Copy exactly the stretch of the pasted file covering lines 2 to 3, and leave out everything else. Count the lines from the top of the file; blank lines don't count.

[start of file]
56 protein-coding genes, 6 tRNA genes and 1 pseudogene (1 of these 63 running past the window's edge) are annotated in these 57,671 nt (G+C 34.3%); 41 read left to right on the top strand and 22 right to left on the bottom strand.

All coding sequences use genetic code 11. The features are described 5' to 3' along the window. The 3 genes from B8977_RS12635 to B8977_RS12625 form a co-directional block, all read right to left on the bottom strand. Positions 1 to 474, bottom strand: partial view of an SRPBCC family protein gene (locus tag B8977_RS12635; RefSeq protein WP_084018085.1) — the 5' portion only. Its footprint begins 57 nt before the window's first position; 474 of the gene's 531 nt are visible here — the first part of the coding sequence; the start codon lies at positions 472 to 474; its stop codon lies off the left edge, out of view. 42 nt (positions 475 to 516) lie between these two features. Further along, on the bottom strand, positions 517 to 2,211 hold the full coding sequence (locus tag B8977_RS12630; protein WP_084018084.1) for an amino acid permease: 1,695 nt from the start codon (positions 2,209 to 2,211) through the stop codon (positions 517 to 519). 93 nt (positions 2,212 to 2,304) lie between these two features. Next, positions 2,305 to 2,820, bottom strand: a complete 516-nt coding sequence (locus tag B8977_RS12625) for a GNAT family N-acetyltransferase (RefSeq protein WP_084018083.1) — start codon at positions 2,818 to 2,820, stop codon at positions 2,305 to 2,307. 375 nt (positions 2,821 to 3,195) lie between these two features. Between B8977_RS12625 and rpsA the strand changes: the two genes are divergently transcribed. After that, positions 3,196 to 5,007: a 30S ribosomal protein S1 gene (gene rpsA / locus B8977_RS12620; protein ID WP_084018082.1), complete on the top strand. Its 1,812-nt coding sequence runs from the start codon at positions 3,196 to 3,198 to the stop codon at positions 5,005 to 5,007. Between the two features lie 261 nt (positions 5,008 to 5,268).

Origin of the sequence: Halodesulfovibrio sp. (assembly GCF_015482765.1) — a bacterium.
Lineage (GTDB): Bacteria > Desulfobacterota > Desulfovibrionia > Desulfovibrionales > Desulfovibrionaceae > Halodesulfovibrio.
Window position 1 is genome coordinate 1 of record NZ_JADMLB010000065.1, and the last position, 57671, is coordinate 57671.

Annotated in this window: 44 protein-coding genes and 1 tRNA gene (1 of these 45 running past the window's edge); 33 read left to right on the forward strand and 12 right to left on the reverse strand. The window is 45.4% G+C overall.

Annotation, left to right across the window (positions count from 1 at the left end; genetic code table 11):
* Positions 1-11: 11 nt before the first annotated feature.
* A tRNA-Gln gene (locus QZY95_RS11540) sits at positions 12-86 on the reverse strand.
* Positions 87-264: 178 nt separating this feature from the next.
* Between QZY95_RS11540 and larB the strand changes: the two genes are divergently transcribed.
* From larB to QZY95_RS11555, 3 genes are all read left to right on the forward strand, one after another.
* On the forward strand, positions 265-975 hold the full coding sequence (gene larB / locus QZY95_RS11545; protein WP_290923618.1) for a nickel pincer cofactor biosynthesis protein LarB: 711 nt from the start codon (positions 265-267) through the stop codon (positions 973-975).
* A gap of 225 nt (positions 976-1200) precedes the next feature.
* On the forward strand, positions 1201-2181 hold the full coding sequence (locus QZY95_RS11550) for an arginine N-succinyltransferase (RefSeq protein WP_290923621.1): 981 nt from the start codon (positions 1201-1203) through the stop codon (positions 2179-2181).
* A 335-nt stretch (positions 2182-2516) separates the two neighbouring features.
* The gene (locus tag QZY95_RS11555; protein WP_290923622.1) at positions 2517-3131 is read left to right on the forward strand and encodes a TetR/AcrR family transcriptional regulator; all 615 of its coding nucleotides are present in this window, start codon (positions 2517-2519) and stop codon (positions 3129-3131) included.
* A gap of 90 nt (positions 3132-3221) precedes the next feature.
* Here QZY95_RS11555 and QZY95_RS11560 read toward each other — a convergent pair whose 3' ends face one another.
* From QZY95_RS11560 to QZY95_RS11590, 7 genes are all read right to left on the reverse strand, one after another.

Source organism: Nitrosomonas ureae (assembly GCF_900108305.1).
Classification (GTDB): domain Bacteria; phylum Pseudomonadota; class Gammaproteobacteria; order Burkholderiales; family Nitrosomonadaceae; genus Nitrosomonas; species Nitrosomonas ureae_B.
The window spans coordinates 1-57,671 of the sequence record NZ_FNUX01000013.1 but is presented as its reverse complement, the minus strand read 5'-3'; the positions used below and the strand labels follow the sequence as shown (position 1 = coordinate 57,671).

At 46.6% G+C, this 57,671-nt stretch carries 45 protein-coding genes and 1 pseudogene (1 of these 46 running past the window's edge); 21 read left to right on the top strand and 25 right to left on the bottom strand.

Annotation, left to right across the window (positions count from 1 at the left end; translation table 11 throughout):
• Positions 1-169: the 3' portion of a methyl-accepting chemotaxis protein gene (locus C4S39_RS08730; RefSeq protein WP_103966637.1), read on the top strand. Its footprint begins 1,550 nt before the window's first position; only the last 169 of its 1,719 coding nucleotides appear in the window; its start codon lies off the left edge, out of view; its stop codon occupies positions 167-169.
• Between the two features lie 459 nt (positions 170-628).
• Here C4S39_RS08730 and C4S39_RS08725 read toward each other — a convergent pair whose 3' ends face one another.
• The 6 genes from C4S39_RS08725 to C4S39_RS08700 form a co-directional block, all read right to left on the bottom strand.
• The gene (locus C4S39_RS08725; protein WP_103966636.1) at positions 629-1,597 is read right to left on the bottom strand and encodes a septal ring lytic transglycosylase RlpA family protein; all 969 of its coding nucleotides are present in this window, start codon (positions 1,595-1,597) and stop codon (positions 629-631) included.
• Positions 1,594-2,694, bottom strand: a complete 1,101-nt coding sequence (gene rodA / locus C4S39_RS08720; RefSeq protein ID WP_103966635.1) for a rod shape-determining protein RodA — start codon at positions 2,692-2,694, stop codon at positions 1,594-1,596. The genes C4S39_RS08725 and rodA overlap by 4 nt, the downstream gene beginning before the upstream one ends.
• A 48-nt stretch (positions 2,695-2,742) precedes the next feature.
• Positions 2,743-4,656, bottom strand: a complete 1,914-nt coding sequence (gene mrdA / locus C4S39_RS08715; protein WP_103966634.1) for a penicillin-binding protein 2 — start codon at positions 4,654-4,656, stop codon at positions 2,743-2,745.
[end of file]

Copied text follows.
All coding sequences use genetic code 11. The features are described 5' to 3' along the window. The 3 genes from B8977_RS12635 to B8977_RS12625 form a co-directional block, all read right to left on the bottom strand. Positions 1 to 474, bottom strand: partial view of an SRPBCC family protein gene (locus tag B8977_RS12635; RefSeq protein WP_084018085.1) — the 5' portion only. Its footprint begins 57 nt before the window's first position; 474 of the gene's 531 nt are visible here — the first part of the coding sequence; the start codon lies at positions 472 to 474; its stop codon lies off the left edge, out of view. 42 nt (positions 475 to 516) lie between these two features. Further along, on the bottom strand, positions 517 to 2,211 hold the full coding sequence (locus tag B8977_RS12630; protein WP_084018084.1) for an amino acid permease: 1,695 nt from the start codon (positions 2,209 to 2,211) through the stop codon (positions 517 to 519). 93 nt (positions 2,212 to 2,304) lie between these two features. Next, positions 2,305 to 2,820, bottom strand: a complete 516-nt coding sequence (locus tag B8977_RS12625) for a GNAT family N-acetyltransferase (RefSeq protein WP_084018083.1) — start codon at positions 2,818 to 2,820, stop codon at positions 2,305 to 2,307. 375 nt (positions 2,821 to 3,195) lie between these two features. Between B8977_RS12625 and rpsA the strand changes: the two genes are divergently transcribed. After that, positions 3,196 to 5,007: a 30S ribosomal protein S1 gene (gene rpsA / locus B8977_RS12620; protein ID WP_084018082.1), complete on the top strand. Its 1,812-nt coding sequence runs from the start codon at positions 3,196 to 3,198 to the stop codon at positions 5,005 to 5,007. Between the two features lie 261 nt (positions 5,008 to 5,268).

Origin of the sequence: Halodesulfovibrio sp. (assembly GCF_015482765.1) — a bacterium.